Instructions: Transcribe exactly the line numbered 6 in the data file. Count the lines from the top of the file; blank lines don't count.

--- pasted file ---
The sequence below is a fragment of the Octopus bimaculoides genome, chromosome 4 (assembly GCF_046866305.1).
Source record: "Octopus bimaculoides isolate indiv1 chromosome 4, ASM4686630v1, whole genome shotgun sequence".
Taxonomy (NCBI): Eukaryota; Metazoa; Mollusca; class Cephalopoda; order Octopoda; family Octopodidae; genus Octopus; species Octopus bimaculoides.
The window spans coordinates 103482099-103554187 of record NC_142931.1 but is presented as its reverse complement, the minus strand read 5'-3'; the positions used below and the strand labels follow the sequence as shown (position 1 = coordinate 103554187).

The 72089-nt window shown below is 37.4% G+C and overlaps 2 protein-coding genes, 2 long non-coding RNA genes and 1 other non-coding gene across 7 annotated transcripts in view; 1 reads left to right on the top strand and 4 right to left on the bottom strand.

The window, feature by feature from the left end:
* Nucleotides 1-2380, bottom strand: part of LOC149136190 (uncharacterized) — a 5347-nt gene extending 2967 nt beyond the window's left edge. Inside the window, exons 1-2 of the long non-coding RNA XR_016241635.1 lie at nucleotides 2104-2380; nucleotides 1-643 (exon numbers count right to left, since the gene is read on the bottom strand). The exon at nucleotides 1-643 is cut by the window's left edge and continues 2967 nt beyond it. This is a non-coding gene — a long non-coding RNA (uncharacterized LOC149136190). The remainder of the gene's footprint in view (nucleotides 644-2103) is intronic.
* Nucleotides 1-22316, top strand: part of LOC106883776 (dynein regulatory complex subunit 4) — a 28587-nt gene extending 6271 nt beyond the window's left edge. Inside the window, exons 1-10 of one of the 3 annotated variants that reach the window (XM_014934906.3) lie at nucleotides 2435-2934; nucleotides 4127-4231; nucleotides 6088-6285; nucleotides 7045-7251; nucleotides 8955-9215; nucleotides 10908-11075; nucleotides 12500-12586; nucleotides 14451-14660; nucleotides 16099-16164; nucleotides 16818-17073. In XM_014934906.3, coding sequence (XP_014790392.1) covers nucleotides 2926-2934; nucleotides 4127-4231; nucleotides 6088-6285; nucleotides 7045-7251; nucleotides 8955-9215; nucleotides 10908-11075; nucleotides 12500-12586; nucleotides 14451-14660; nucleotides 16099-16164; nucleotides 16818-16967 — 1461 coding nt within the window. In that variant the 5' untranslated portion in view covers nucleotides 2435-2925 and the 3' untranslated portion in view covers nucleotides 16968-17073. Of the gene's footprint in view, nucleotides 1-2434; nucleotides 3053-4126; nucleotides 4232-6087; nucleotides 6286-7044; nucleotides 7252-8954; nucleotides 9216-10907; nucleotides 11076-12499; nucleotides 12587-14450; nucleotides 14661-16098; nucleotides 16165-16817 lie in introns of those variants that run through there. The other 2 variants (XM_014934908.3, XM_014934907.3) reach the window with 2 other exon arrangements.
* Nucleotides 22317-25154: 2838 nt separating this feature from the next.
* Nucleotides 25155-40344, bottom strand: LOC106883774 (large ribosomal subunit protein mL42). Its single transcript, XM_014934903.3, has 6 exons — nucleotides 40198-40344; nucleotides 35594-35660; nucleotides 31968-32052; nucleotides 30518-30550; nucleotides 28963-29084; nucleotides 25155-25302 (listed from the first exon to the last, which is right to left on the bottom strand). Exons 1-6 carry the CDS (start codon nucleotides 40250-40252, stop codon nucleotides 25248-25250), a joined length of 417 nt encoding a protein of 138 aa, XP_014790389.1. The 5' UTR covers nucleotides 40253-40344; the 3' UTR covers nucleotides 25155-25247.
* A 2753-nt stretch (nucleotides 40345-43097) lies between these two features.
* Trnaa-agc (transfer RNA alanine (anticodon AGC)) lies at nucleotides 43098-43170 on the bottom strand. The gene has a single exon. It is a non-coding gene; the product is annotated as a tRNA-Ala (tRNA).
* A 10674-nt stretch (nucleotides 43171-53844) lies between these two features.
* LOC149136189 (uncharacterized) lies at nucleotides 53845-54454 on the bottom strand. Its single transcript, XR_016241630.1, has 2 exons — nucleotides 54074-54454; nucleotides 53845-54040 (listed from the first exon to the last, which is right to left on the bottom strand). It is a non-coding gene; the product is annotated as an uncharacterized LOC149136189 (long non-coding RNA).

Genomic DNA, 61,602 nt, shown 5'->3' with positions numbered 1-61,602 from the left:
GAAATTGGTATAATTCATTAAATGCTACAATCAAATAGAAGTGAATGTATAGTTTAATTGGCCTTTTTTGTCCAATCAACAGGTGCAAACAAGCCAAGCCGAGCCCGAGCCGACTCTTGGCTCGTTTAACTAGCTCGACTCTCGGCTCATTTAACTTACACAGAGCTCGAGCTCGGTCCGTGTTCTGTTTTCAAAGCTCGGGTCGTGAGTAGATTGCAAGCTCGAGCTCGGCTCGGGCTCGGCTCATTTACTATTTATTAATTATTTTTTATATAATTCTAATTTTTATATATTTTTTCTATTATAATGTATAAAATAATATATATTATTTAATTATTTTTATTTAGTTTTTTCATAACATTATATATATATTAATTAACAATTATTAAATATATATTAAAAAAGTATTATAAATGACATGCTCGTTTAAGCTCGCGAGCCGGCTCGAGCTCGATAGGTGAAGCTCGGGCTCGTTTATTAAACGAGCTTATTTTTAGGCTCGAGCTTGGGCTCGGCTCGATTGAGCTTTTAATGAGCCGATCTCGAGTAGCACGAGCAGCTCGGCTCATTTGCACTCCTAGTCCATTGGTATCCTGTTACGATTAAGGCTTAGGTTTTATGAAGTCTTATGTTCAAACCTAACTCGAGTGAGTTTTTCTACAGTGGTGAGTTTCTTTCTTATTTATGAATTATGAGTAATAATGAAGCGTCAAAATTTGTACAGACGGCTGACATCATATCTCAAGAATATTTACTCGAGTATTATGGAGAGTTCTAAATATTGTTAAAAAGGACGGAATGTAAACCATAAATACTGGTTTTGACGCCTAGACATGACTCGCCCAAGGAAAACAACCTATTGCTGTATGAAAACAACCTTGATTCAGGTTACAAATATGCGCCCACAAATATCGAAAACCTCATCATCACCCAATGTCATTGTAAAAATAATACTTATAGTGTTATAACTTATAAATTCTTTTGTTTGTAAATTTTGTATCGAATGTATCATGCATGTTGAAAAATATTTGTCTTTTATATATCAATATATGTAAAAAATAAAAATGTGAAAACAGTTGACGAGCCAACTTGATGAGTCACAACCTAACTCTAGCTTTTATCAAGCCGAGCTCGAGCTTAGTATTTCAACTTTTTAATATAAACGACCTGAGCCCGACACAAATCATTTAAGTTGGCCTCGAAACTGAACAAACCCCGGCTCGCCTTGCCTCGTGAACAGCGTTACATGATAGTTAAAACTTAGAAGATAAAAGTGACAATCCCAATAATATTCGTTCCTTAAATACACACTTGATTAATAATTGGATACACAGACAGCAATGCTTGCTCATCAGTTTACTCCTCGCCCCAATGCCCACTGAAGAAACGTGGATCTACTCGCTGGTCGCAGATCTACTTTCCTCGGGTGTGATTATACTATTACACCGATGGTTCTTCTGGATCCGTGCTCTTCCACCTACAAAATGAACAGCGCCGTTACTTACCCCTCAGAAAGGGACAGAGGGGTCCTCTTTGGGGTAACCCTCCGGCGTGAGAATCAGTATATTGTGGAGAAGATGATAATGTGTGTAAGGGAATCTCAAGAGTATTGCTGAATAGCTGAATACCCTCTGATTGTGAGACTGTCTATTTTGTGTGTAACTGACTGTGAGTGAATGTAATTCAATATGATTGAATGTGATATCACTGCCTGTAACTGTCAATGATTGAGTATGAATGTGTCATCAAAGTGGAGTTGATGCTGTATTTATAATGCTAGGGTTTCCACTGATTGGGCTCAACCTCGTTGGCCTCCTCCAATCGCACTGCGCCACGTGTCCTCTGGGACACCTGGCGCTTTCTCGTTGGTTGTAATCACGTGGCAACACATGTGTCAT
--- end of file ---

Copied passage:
The window, feature by feature from the left end: